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Myocardial infarction (MI) causes permanent heart tissue loss in adult mammals. Following an MI, the injured heart recruits a significant number of monocyte-derived macrophages, essential immune cells that play critical roles in both scar formation and tissue regeneration. However, we still have limited understanding of the specific factors influencing distinct macrophage functions within the damaged heart. This project aims to shed light on how macrophage heterogeneity is linked to their spatial distribution across the heart and how, in turn, this distribution shapes macrophage identity and function. Despite their vital roles in cardiac repair, the intricate local environmental cues and cell-cell interactions governing the diverse roles of macrophages in this context have not been fully deciphered. By comprehending the regenerative microenvironment, where the innate immune response persists while still supporting regeneration, and by targeting macrophage-induced pro-fibrotic pathways, we may develop therapeutic strategies that harness pro-regenerative responses in the injured mammalian heart.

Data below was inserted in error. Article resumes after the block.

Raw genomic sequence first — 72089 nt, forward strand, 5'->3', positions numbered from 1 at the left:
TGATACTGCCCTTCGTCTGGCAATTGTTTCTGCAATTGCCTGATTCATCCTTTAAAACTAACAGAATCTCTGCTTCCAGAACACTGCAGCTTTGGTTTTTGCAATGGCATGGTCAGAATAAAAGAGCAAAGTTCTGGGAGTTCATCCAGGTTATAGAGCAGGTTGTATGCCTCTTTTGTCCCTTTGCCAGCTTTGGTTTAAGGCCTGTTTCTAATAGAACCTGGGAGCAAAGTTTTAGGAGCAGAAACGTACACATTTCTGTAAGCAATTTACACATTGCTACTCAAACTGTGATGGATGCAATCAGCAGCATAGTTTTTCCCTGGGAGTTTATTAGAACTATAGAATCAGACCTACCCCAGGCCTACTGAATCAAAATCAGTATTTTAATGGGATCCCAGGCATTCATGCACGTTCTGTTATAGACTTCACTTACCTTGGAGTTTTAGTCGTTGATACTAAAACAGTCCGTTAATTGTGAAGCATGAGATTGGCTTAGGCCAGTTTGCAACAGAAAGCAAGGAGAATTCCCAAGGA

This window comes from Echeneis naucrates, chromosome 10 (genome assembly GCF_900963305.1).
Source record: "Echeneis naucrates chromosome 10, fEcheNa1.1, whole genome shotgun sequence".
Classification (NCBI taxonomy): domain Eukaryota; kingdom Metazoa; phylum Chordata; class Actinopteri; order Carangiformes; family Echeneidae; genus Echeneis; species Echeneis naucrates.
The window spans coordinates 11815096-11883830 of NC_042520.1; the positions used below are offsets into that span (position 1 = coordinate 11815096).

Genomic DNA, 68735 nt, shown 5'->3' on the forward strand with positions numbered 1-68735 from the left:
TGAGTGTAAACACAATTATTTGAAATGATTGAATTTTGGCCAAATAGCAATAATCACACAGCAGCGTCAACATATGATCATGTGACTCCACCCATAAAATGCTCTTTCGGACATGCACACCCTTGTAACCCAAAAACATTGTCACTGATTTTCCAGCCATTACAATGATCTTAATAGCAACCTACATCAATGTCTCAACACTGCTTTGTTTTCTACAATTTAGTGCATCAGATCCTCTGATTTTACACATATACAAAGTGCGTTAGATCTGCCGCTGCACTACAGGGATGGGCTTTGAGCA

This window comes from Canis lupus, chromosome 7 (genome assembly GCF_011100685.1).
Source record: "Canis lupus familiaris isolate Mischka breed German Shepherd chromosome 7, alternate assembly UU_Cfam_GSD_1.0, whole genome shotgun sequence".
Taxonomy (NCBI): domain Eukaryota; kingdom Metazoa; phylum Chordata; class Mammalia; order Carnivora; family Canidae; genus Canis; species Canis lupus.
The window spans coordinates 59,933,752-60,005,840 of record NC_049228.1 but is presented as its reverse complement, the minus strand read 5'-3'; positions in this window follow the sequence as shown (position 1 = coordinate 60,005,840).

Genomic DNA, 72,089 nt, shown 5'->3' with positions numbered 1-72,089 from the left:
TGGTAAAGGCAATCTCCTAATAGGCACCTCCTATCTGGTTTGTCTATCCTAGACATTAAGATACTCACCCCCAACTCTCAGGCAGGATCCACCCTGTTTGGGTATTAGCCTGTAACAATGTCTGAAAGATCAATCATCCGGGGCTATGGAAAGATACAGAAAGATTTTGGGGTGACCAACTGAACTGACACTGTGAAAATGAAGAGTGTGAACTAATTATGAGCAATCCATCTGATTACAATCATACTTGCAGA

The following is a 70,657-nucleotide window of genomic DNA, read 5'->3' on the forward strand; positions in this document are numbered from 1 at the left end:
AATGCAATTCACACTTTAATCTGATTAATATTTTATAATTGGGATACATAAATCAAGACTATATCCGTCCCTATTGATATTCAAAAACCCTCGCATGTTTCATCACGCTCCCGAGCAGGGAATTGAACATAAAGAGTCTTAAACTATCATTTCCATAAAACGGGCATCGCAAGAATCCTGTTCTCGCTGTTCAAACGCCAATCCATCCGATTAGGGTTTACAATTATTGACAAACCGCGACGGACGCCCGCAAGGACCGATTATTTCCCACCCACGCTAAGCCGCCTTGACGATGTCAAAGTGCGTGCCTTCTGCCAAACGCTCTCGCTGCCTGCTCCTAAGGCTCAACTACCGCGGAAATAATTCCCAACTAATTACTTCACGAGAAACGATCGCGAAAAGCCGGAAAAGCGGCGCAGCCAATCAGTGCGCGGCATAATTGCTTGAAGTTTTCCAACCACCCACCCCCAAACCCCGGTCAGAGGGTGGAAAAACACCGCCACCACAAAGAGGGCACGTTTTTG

Primary Supervisor

Research Group